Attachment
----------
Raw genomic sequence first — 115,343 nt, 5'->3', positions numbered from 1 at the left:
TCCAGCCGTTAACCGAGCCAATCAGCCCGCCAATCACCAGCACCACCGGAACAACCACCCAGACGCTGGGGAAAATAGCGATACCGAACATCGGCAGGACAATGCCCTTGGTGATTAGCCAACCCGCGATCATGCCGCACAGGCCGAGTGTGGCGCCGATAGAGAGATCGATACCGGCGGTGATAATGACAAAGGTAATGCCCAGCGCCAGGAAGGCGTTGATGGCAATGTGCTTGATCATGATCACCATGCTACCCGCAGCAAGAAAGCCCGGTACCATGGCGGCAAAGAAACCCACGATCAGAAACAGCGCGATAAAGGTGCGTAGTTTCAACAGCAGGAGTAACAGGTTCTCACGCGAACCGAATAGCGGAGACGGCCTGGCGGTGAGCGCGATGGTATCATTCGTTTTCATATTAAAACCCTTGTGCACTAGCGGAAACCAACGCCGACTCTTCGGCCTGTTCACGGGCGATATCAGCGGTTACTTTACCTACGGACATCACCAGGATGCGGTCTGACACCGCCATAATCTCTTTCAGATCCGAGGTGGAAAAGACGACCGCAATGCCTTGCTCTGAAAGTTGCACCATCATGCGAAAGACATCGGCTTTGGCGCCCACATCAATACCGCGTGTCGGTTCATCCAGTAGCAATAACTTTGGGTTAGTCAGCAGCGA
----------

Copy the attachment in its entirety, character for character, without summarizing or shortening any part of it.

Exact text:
Raw genomic sequence first — 115,343 nt, 5'->3', positions numbered from 1 at the left:
TCCAGCCGTTAACCGAGCCAATCAGCCCGCCAATCACCAGCACCACCGGAACAACCACCCAGACGCTGGGGAAAATAGCGATACCGAACATCGGCAGGACAATGCCCTTGGTGATTAGCCAACCCGCGATCATGCCGCACAGGCCGAGTGTGGCGCCGATAGAGAGATCGATACCGGCGGTGATAATGACAAAGGTAATGCCCAGCGCCAGGAAGGCGTTGATGGCAATGTGCTTGATCATGATCACCATGCTACCCGCAGCAAGAAAGCCCGGTACCATGGCGGCAAAGAAACCCACGATCAGAAACAGCGCGATAAAGGTGCGTAGTTTCAACAGCAGGAGTAACAGGTTCTCACGCGAACCGAATAGCGGAGACGGCCTGGCGGTGAGCGCGATGGTATCATTCGTTTTCATATTAAAACCCTTGTGCACTAGCGGAAACCAACGCCGACTCTTCGGCCTGTTCACGGGCGATATCAGCGGTTACTTTACCTACGGACATCACCAGGATGCGGTCTGACACCGCCATAATCTCTTTCAGATCCGAGGTGGAAAAGACGACCGCAATGCCTTGCTCTGAAAGTTGCACCATCATGCGAAAGACATCGGCTTTGGCGCCCACATCAATACCGCGTGTCGGTTCATCCAGTAGCAATAACTTTGGGTTAGTCAGCAGCGA